Patients plasma is mixed with aliquots of donor red cells to see if a reaction (agglutination or haemolysis) occurs
o No reaction- RBC is compatible and no risk of acute haemolysis
o Reaction- RBC not compatible, risk of acute haemolysis.

29

risk of transfusion

Acute transfusion reactions
o Immunological- acute haemolytic transfusion reaction, anaphylactic reaction, Transfusion related acute lung injury (TRALI).
o Non immunological- Bacterial contamination, TACO (transfusion associated circulatory overload), Febrile non-haemolytic transfusion reaction
Delayed transfusion reactions
o Immunological- Transfusion associated graft versus host disease (TA- GvHD)- abnormal T cell attack on host.
o Non- immunological- Transfusion Transmitted Infection (TTI) –viral/prion

30

define acute reactions to transfusion.

31

define delayed reactions to transfusion.

> 24 hours of transfusion

32

pathogenesis of acute haemolytic reaction

Deposition of Hb in the distal renal tubule results in acute renal failure.
Stimulation of coagulation results in micro vascular thrombosis
Stimulation of cytokine storm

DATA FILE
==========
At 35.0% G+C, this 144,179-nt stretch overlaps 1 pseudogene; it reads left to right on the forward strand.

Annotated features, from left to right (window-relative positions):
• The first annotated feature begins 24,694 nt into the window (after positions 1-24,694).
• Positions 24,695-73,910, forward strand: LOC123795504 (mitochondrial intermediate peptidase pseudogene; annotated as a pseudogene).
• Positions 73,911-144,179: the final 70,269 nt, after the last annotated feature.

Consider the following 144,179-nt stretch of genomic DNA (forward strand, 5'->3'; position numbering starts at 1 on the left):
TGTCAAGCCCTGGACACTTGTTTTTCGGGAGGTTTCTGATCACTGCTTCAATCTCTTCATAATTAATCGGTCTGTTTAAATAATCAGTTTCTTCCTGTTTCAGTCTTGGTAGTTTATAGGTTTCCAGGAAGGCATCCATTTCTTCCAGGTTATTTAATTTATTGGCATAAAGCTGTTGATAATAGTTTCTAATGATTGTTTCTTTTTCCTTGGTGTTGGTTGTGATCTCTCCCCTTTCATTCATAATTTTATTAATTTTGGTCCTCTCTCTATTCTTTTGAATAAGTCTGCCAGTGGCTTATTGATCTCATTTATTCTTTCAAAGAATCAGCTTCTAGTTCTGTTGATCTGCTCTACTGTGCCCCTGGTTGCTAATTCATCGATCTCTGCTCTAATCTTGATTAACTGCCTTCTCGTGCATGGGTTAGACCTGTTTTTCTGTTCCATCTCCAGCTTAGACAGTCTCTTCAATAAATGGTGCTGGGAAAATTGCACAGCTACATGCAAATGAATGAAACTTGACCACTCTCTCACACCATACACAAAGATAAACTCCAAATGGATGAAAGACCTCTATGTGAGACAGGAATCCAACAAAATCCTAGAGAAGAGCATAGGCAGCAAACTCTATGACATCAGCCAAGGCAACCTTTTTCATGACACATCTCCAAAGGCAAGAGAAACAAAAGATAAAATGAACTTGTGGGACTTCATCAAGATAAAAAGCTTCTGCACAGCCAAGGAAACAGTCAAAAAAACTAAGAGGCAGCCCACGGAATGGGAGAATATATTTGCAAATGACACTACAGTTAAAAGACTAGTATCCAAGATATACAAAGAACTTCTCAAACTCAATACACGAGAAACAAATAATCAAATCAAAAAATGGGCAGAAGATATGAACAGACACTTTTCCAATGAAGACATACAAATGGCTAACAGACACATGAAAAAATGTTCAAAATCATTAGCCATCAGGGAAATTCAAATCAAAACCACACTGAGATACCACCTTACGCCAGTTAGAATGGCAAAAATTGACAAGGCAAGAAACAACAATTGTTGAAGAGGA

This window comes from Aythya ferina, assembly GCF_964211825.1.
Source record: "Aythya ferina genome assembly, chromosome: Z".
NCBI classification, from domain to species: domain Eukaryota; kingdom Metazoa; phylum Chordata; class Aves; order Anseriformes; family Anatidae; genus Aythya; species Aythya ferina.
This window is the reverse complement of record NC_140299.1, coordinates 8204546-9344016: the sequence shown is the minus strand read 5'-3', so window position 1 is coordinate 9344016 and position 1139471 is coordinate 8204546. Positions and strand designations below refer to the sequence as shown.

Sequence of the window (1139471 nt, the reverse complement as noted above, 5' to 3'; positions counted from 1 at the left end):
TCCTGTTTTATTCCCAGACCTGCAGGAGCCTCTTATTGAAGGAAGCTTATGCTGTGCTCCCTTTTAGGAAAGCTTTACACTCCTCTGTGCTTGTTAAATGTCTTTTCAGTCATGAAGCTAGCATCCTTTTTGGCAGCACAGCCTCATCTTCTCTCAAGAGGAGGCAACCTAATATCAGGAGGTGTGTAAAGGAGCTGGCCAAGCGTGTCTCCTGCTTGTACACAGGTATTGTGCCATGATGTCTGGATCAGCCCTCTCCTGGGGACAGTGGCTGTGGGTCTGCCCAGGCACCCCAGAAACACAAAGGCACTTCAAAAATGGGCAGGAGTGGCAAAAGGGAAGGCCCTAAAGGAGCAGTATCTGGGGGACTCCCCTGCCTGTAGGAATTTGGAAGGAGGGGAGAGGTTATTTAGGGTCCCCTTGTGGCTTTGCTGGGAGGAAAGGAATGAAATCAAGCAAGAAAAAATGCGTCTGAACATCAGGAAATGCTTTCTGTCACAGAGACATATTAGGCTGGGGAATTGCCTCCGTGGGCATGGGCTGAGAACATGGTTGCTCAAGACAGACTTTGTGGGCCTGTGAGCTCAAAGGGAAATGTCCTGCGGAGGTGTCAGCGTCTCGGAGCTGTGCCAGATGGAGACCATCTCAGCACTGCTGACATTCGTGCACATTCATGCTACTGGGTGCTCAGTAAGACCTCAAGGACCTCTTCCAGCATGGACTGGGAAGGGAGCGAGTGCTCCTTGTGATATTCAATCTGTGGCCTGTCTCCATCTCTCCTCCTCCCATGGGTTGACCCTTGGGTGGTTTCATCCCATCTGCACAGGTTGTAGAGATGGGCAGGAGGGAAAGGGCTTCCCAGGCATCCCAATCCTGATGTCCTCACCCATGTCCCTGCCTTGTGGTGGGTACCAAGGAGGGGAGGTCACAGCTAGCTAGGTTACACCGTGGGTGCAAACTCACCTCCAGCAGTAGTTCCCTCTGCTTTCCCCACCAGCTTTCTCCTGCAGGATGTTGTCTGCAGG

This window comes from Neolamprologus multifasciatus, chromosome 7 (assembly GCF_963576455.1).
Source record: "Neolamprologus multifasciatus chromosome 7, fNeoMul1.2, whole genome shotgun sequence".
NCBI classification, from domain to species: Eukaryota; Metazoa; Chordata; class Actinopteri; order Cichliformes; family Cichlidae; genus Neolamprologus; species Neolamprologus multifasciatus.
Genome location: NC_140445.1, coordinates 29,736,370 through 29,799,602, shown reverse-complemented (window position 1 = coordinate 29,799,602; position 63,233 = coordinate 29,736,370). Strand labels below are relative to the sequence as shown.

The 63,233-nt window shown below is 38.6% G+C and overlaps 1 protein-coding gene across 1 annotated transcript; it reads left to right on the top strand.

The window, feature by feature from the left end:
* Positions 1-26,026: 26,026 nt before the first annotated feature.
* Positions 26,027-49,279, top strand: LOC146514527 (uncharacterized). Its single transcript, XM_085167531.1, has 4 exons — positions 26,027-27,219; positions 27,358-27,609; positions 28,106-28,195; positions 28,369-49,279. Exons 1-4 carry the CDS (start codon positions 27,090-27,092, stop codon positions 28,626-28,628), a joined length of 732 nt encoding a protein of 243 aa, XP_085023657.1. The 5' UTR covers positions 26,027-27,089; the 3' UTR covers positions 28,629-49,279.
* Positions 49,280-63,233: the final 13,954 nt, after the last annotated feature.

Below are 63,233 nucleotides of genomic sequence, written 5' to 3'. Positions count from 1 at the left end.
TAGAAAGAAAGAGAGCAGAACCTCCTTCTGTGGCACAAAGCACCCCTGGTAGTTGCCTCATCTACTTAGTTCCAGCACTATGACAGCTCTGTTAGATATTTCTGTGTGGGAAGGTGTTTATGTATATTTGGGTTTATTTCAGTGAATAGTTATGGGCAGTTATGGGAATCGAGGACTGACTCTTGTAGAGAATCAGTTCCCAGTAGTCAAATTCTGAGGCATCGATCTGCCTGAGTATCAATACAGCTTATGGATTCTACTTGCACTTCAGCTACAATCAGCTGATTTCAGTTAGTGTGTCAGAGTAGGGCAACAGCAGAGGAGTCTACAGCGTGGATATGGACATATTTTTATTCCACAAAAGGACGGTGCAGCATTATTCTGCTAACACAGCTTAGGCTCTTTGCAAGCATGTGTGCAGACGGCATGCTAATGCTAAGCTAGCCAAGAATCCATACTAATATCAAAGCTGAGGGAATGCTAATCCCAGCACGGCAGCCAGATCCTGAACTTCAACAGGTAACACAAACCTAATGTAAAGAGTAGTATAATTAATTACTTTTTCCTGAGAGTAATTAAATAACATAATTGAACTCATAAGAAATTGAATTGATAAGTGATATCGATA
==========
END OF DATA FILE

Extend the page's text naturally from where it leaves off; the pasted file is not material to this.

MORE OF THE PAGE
33

what molecules causes vasoconstriction in acute haemolytic transfusion

NO

34

what are the signs and symptoms of acute haemolytic reaction.

fever and chills, back pain, infusion pain, hypotension, haemoglobinuria, increased bleeding chest pain.

35

what check must be made when administering a blood transfusion

Check patients details on the compatibility label against the patients wristband at the bedside.

36

how many days after transfusion is a delayed haemolytic reaction

Onset 3-14 days following a transfusion of RBC

37

what are the clinical features of delayed haemolytic reaction

fatigue, jaundice and fever.

38

how is the haemoglobin affected in delayed haemolytic reaction

drop in Hb

39

how is the LDH level affected in delayed haemolytic reaction

increased

40

what does the direct coagulation test show show is a patient with delayed haemolytic reaction